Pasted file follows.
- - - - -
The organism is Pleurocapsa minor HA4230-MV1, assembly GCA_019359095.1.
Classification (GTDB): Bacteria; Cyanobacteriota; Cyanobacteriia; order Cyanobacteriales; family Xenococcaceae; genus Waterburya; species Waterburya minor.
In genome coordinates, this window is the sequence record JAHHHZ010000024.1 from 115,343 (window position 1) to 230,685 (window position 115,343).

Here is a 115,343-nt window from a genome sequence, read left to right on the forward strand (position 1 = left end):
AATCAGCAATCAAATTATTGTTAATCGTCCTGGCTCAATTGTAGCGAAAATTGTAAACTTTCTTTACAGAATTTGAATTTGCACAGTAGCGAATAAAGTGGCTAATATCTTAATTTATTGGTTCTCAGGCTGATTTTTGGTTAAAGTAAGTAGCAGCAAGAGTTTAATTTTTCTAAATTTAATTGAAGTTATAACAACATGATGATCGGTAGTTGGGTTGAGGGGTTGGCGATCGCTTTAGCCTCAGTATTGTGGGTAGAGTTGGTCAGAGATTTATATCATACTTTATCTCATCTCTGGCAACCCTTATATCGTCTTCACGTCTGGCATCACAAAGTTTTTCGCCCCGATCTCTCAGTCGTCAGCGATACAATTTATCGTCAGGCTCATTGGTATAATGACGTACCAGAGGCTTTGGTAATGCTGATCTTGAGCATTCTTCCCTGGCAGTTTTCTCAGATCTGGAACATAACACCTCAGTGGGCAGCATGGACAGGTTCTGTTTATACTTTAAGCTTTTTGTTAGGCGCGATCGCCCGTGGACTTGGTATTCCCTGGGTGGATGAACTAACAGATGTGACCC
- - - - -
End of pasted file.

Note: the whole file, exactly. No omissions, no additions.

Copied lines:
The organism is Pleurocapsa minor HA4230-MV1, assembly GCA_019359095.1.
Classification (GTDB): Bacteria; Cyanobacteriota; Cyanobacteriia; order Cyanobacteriales; family Xenococcaceae; genus Waterburya; species Waterburya minor.
In genome coordinates, this window is the sequence record JAHHHZ010000024.1 from 115,343 (window position 1) to 230,685 (window position 115,343).

Here is a 115,343-nt window from a genome sequence, read left to right on the forward strand (position 1 = left end):
AATCAGCAATCAAATTATTGTTAATCGTCCTGGCTCAATTGTAGCGAAAATTGTAAACTTTCTTTACAGAATTTGAATTTGCACAGTAGCGAATAAAGTGGCTAATATCTTAATTTATTGGTTCTCAGGCTGATTTTTGGTTAAAGTAAGTAGCAGCAAGAGTTTAATTTTTCTAAATTTAATTGAAGTTATAACAACATGATGATCGGTAGTTGGGTTGAGGGGTTGGCGATCGCTTTAGCCTCAGTATTGTGGGTAGAGTTGGTCAGAGATTTATATCATACTTTATCTCATCTCTGGCAACCCTTATATCGTCTTCACGTCTGGCATCACAAAGTTTTTCGCCCCGATCTCTCAGTCGTCAGCGATACAATTTATCGTCAGGCTCATTGGTATAATGACGTACCAGAGGCTTTGGTAATGCTGATCTTGAGCATTCTTCCCTGGCAGTTTTCTCAGATCTGGAACATAACACCTCAGTGGGCAGCATGGACAGGTTCTGTTTATACTTTAAGCTTTTTGTTAGGCGCGATCGCCCGTGGACTTGGTATTCCCTGGGTGGATGAACTAACAGATGTGACCC